Review: The Queen of Spades
Tchaikovsky is the star of his own opera, whether he wants to be or not.
This production of the Tchaikovsky brothers’ 1890 opera by Stefan Herheim (and his all-male team) places the composer at the heart of the performance. The Royal Opera House’s new production makes full use of their vast stage and world-class musicianship whilst reframing the opera. A trip to the opera in Covent Garden is always a spectacle and this production does not disappoint with its monochrome chorus and folding mirrored set.
This production is as far from Roland Barthes’ The Death of the Author as a production could be. Herheim focuses completely on the personal context in which Tchaikovsky wrote The Queen of Spades. The opera opens with an explanation of Tchaikovsky’s difficult marriage, which he had entered into in order 'to redeem his soul from the moral sufferings' that had plagued him- as he was gay. Three years after the premiere of The Queen of Spades, Tchaikovsky was dead. He died after drinking a glass of water infected with cholera, and this production plays on the idea that this was a deliberate act.
The inclusion of Tchaikovsky in his own opera makes for unusual staging. As the overture plays, Tchaikovsky is fellating what turns out to be the anti-hero, Gherman, whom he proceeds to pay for the privilege. As Tchaikovsky drinks the fated cholera-ridden water, the opera interrupts him, saving him. Throughout the opera, Tchaikovsky composes, conducts and interacts with his characters – even enchanting some of them. Eventually, he steps in and inhabits one of his characters, Prince Yeletsky, making far more of the character than is usual.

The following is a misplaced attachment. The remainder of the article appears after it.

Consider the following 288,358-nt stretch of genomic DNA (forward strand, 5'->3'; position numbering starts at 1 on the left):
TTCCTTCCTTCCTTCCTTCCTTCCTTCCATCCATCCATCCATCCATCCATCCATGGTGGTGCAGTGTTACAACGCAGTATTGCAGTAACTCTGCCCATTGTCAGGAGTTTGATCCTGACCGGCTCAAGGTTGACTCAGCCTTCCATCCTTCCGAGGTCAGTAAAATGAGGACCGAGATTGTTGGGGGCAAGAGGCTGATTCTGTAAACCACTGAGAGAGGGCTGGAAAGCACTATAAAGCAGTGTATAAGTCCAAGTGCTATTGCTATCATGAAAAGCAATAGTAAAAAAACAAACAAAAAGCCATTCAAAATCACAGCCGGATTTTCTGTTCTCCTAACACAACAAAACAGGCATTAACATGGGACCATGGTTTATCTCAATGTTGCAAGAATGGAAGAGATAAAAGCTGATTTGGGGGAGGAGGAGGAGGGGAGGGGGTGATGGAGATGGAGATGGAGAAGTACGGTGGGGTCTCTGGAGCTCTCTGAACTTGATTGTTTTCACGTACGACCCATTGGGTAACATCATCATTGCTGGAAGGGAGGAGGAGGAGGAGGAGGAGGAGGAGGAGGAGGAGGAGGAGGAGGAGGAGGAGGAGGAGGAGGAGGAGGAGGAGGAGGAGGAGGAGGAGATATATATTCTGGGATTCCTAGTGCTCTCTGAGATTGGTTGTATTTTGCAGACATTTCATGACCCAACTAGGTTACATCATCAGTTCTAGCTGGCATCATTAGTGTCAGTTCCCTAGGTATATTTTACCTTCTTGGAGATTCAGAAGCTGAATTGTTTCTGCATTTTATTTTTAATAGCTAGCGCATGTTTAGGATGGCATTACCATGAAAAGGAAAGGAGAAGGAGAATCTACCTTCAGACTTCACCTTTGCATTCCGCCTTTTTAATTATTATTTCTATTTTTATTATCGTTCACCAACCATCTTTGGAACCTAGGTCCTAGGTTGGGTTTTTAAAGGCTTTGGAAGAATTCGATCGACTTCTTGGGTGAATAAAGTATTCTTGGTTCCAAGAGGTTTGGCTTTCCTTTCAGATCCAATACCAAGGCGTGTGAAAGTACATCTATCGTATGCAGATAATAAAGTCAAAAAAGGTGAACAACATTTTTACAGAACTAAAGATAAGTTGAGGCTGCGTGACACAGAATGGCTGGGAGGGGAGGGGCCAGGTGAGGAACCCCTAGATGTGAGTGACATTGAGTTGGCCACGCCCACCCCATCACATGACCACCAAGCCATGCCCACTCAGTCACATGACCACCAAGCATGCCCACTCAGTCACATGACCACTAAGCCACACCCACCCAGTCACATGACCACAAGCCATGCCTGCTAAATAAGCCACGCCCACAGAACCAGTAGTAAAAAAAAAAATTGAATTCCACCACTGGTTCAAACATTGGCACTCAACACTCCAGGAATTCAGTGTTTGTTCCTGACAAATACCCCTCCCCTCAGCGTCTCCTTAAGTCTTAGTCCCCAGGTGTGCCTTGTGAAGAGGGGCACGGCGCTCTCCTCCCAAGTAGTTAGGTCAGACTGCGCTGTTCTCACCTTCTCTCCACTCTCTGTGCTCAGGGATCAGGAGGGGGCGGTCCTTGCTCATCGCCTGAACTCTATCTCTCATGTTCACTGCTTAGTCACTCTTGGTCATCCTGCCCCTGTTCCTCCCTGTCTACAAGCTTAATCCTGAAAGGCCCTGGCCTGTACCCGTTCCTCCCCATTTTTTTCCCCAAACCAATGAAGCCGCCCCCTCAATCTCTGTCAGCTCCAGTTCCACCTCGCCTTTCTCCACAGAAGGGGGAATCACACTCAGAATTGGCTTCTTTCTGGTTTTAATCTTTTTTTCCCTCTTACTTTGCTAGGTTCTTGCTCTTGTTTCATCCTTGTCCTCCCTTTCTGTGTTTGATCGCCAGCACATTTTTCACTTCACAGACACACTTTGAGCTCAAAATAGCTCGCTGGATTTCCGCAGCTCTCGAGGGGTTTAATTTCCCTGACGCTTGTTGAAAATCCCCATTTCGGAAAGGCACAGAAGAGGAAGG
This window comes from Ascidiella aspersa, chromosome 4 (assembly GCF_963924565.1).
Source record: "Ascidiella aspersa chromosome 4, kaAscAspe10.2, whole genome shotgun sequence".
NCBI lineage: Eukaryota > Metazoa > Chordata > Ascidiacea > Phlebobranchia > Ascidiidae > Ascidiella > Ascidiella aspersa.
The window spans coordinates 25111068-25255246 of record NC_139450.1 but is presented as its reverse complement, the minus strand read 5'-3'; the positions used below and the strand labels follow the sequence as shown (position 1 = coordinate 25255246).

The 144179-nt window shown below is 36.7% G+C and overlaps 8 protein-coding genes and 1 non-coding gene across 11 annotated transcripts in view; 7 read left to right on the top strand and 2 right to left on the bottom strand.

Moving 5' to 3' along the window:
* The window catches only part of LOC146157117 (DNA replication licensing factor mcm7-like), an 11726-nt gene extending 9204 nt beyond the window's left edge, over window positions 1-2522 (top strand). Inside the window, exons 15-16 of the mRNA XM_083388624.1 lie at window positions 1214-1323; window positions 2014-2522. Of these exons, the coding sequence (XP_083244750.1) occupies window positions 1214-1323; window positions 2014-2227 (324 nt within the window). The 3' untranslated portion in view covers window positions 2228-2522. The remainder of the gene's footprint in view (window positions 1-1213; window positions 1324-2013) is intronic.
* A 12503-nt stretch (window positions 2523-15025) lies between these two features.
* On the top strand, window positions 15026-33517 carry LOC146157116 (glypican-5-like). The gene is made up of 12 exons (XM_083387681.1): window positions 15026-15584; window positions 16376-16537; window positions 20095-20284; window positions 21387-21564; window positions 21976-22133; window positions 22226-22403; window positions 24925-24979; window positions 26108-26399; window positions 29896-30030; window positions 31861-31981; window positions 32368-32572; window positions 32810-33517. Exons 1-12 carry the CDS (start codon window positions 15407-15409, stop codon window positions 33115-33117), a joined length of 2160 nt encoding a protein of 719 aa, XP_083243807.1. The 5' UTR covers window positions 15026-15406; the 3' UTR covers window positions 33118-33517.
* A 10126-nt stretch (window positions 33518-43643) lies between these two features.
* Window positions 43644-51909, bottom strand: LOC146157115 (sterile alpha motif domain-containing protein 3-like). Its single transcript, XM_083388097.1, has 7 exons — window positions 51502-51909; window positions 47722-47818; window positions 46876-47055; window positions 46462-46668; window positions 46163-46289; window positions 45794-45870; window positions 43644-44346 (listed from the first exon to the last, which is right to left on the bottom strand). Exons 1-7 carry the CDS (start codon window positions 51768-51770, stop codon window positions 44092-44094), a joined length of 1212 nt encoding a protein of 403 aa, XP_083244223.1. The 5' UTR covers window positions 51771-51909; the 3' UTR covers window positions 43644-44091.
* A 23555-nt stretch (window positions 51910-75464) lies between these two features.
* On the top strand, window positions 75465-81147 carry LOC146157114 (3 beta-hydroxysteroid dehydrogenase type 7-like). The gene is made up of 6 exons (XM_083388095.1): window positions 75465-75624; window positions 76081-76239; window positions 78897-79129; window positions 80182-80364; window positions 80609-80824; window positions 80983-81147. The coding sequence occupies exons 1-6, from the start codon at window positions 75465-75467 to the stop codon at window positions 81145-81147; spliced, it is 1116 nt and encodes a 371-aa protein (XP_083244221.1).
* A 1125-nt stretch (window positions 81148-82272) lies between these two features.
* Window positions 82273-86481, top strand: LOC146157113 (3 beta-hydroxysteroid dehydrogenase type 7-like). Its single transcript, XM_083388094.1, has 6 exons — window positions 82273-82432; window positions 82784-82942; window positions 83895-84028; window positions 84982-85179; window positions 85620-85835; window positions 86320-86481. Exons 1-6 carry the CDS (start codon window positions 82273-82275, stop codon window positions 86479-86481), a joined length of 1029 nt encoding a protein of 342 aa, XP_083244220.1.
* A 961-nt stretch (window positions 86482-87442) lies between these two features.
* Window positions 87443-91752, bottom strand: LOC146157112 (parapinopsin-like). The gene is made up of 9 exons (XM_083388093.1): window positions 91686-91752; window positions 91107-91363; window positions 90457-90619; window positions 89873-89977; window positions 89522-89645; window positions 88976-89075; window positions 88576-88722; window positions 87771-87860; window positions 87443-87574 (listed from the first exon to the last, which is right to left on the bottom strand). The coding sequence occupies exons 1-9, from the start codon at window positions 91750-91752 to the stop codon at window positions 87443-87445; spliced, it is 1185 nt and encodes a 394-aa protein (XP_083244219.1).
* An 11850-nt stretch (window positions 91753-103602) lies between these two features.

Uniforms and uniformity play a large part in this production. Tchaikovsky’s initial suicide is interrupted and recreated by a chorus full of Tchaikovskys. Within their groups, the monochrome court, the female servants and the children’s chorus are all dressed the same, giving the world of the opera an eerie and surreal quality. The set reforms with huge mirrors into a variety of configurations, confusing the reality and scale of the world throughout.
The lighting design is a real highlight. The Royal Opera House’s stage feels intimate throughout, with Tchaikovsky and his characters often isolated even when surrounded by the huge cast and intricate set. As the focus shifts from Tchaikovsky’s opera to Tchaikovsky’s death, the cold lighting makes clearer the, sometimes confusing, transitions. Bernd Purkrabek’s design is especially poignant during the threatening of the Countess by the ghostly servants’ chorus and Gherman.
Singers and orchestra together provide an incredible wall of sound. Under the baton of Antonio Pappano, the orchestra flies. The sheer power of Aleksandrs Antonenko fits this production’s Gherman perfectly, reflecting both the desire and increasing danger of this antagonist. Felicity Palmer, however, steals the audience completely. Her Countess is vindictive and poised, making her eventual death more of an act she deigns to perform than a defeat.
Herheim’s production is a spectacle. It may not be the clearest telling of Tchaikovsky’s opera, but it does not intend to be. Nor, however, does the production lessen the misogyny in the libretto. The female characters are homogenised, their composer flees from them and the production seems comfortable for women’s actions to be explained purely through their frigidity.
However, it is certainly a beautiful and curious spectacle.